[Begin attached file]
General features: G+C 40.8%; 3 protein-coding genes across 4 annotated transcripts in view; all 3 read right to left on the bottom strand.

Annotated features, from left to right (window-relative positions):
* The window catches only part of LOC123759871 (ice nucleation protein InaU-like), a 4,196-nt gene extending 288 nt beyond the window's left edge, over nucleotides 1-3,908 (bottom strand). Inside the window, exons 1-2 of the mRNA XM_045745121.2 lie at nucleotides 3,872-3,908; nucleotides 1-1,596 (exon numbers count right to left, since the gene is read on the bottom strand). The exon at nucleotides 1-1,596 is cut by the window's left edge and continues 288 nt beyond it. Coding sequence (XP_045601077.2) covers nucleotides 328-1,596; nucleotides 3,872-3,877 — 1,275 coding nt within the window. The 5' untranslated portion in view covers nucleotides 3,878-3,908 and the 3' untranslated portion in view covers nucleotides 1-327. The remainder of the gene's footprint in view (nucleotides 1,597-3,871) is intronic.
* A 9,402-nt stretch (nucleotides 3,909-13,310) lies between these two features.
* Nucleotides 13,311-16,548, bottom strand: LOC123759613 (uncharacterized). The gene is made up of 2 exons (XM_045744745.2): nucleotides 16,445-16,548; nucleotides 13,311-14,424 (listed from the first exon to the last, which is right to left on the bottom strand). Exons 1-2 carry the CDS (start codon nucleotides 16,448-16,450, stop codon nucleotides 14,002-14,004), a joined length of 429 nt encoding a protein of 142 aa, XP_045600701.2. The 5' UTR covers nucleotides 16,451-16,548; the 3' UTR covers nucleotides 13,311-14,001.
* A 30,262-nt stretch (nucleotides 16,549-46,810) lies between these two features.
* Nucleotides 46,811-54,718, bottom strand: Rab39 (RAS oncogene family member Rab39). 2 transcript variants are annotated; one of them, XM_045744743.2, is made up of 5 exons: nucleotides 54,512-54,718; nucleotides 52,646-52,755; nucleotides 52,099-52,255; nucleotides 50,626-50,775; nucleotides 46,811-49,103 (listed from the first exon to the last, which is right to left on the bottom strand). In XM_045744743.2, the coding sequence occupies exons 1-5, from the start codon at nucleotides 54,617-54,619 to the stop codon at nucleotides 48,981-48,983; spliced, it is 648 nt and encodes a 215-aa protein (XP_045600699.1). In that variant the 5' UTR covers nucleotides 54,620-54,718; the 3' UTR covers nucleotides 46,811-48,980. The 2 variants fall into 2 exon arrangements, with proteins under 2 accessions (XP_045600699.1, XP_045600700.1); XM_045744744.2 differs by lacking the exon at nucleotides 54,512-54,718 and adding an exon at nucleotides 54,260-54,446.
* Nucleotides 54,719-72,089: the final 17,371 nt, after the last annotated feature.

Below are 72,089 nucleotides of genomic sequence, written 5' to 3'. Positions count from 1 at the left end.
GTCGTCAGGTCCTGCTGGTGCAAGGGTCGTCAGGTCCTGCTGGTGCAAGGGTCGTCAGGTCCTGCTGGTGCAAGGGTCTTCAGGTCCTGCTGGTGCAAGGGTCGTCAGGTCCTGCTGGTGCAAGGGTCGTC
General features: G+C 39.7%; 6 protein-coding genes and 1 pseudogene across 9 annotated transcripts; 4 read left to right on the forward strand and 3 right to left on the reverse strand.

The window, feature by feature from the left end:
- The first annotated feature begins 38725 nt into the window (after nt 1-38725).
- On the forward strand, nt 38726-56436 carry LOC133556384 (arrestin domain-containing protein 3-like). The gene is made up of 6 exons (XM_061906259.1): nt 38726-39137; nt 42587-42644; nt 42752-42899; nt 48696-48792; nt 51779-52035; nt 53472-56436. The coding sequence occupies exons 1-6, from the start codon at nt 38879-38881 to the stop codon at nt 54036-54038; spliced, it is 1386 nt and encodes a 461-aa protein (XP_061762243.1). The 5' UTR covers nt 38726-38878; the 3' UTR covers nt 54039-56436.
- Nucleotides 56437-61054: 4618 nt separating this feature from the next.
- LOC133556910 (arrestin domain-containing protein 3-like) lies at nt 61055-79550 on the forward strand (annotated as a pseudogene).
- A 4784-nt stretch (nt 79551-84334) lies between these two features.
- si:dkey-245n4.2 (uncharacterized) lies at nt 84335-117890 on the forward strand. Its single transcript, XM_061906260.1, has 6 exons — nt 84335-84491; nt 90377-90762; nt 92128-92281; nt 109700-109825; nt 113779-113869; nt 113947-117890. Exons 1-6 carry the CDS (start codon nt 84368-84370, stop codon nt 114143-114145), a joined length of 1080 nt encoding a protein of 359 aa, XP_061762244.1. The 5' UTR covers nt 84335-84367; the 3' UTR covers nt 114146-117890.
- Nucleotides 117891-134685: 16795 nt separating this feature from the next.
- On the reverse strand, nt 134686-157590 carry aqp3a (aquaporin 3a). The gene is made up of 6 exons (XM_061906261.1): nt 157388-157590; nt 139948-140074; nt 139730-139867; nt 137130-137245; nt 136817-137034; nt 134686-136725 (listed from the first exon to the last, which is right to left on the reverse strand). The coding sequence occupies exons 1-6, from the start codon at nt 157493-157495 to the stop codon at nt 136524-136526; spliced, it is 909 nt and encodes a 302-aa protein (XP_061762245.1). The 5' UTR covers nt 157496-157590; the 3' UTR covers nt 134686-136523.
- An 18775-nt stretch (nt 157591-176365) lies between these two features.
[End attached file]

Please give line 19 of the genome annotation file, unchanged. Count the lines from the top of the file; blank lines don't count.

- Nucleotides 117891-134685: 16795 nt separating this feature from the next.